- 1Using rats, we examined the muscarinic receptor subtype mediating pilocarpine-induced parotid salivary secretion and the contributions of ion transporter systems (effluxes of K+ and Cl-) and aquaporin-5 (AQP5) translocation to this response in parotid glands in irradiated-induced xerostomia.
- 2Salivary secretion was significantly lower in irradiated compared with sham-irradiated (normal) rats. In xerostomia rats, 0.4 and 0.8 mg/kg pilocarpine significantly increased parotid salivary secretion, although the salivary volume was still significantly less than in normal rats after the same dose of pilocarpine.
- 3Pirenzepine (1 × 10−6 to 1 × 10−1 mol/L), AF-DX 116 (3 × 10−6 to 3 × 10−2 mol/L) and N-2-chloroethyl-4-piperidinyl diphenylacetate (4-DAMP; 1 × 10−8 to 1 × 10−2 mol/L) dose-dependently displaced radioligand binding to M1, M2 and M3 receptors, respectively, in parotid membranes from both normal and irradiated rats. In each group of rats, 4-DAMP had the highest binding affinity. Pretreatment with 4-DAMP or pirenzepine dose-dependently inhibited pilocarpine-induced parotid secretion in both normal and irradiated rats, with 4-DAMP being markedly more potent than pirenzepine.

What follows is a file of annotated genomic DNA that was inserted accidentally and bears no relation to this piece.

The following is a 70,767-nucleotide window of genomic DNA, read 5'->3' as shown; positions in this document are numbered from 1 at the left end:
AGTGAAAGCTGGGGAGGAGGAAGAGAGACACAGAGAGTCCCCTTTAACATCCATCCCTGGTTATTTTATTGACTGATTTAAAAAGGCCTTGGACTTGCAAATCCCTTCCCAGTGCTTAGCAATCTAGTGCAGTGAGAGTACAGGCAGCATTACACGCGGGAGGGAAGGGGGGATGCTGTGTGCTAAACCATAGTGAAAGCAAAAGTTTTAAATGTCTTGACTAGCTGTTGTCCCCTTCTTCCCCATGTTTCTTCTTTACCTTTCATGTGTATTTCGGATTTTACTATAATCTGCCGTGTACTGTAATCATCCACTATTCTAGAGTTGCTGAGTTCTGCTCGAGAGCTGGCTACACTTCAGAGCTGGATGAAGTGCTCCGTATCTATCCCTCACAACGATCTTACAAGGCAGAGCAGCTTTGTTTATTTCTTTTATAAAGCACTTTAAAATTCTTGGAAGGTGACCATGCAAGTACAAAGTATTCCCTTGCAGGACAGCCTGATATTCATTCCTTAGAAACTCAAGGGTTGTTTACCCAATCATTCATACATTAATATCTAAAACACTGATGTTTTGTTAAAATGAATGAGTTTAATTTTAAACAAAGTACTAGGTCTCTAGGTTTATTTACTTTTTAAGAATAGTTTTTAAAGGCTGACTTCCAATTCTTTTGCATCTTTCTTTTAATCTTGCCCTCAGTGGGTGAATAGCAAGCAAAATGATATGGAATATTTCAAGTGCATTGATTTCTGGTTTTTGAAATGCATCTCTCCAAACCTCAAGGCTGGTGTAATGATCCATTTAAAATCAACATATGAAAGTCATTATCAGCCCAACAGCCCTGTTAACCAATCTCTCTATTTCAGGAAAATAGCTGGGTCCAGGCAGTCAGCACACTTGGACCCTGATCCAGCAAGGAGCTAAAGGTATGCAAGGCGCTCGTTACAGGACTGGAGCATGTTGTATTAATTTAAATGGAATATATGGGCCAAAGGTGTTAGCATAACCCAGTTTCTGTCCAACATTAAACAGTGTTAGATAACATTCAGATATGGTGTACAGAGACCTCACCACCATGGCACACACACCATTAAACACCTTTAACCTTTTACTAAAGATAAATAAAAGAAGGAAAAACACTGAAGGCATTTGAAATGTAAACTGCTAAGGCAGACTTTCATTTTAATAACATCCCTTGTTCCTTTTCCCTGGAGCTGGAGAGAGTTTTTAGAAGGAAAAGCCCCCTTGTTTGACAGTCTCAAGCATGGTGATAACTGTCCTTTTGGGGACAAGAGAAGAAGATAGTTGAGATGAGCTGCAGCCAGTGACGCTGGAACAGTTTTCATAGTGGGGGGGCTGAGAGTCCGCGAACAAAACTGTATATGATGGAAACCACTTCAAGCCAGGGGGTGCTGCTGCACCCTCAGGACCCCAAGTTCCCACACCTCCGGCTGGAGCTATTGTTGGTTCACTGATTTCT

- 4Normal and irradiated-rat parotid cells did not differ significantly in terms of pilocarpine-induced changes in [Ca2+]i, [K+]i and [Cl-]i. Pilocarpine markedly increased the amount of AQP5 in the apical plasma membrane of parotid cells isolated from normal but not irradiated rats.
- 5Thus, pilocarpine induces parotid salivary secretion mainly via the M3 receptor subtype in both irradiated and normal rats. The reduction in this pilocarpine-induced secretion seen in irradiated rats is due not to disturbances of intracellular Ca2+ mobilization or ion transporter systems, but rather to a disturbance of AQP5 translocation, which may be involved in the pathogenesis of X-ray irradiation-induced xerostomia.